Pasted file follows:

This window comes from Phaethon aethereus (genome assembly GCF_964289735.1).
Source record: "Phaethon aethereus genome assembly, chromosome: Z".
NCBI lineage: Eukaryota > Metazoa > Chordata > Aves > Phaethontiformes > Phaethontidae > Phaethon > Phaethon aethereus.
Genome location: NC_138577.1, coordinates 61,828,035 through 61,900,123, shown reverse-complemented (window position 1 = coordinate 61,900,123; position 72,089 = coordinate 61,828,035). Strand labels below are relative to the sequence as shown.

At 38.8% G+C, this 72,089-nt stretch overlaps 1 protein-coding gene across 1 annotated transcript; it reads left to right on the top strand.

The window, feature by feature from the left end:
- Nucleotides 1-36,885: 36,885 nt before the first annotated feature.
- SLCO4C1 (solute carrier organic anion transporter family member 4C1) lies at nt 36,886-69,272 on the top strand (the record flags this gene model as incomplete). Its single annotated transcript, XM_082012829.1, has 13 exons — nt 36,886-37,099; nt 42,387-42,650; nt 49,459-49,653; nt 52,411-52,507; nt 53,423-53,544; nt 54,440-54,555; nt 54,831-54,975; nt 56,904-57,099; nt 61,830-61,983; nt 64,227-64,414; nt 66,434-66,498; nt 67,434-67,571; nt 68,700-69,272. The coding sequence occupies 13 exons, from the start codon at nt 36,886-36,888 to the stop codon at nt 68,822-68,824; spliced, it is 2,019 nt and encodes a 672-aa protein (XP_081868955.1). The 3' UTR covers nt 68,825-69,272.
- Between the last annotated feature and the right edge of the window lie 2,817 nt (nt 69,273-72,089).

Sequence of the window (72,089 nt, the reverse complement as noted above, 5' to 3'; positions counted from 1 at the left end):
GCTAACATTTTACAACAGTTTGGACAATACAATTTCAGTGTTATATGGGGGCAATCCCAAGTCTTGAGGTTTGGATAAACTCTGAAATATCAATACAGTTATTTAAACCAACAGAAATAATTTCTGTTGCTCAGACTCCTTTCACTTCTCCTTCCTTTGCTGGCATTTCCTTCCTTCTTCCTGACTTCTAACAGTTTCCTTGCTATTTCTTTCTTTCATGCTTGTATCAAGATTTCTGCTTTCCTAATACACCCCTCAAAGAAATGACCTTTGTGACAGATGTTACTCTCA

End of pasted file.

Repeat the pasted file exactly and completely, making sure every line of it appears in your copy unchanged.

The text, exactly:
This window comes from Phaethon aethereus (genome assembly GCF_964289735.1).
Source record: "Phaethon aethereus genome assembly, chromosome: Z".
NCBI lineage: Eukaryota > Metazoa > Chordata > Aves > Phaethontiformes > Phaethontidae > Phaethon > Phaethon aethereus.
Genome location: NC_138577.1, coordinates 61,828,035 through 61,900,123, shown reverse-complemented (window position 1 = coordinate 61,900,123; position 72,089 = coordinate 61,828,035). Strand labels below are relative to the sequence as shown.

At 38.8% G+C, this 72,089-nt stretch overlaps 1 protein-coding gene across 1 annotated transcript; it reads left to right on the top strand.

The window, feature by feature from the left end:
- Nucleotides 1-36,885: 36,885 nt before the first annotated feature.
- SLCO4C1 (solute carrier organic anion transporter family member 4C1) lies at nt 36,886-69,272 on the top strand (the record flags this gene model as incomplete). Its single annotated transcript, XM_082012829.1, has 13 exons — nt 36,886-37,099; nt 42,387-42,650; nt 49,459-49,653; nt 52,411-52,507; nt 53,423-53,544; nt 54,440-54,555; nt 54,831-54,975; nt 56,904-57,099; nt 61,830-61,983; nt 64,227-64,414; nt 66,434-66,498; nt 67,434-67,571; nt 68,700-69,272. The coding sequence occupies 13 exons, from the start codon at nt 36,886-36,888 to the stop codon at nt 68,822-68,824; spliced, it is 2,019 nt and encodes a 672-aa protein (XP_081868955.1). The 3' UTR covers nt 68,825-69,272.
- Between the last annotated feature and the right edge of the window lie 2,817 nt (nt 69,273-72,089).

Sequence of the window (72,089 nt, the reverse complement as noted above, 5' to 3'; positions counted from 1 at the left end):
GCTAACATTTTACAACAGTTTGGACAATACAATTTCAGTGTTATATGGGGGCAATCCCAAGTCTTGAGGTTTGGATAAACTCTGAAATATCAATACAGTTATTTAAACCAACAGAAATAATTTCTGTTGCTCAGACTCCTTTCACTTCTCCTTCCTTTGCTGGCATTTCCTTCCTTCTTCCTGACTTCTAACAGTTTCCTTGCTATTTCTTTCTTTCATGCTTGTATCAAGATTTCTGCTTTCCTAATACACCCCTCAAAGAAATGACCTTTGTGACAGATGTTACTCTCA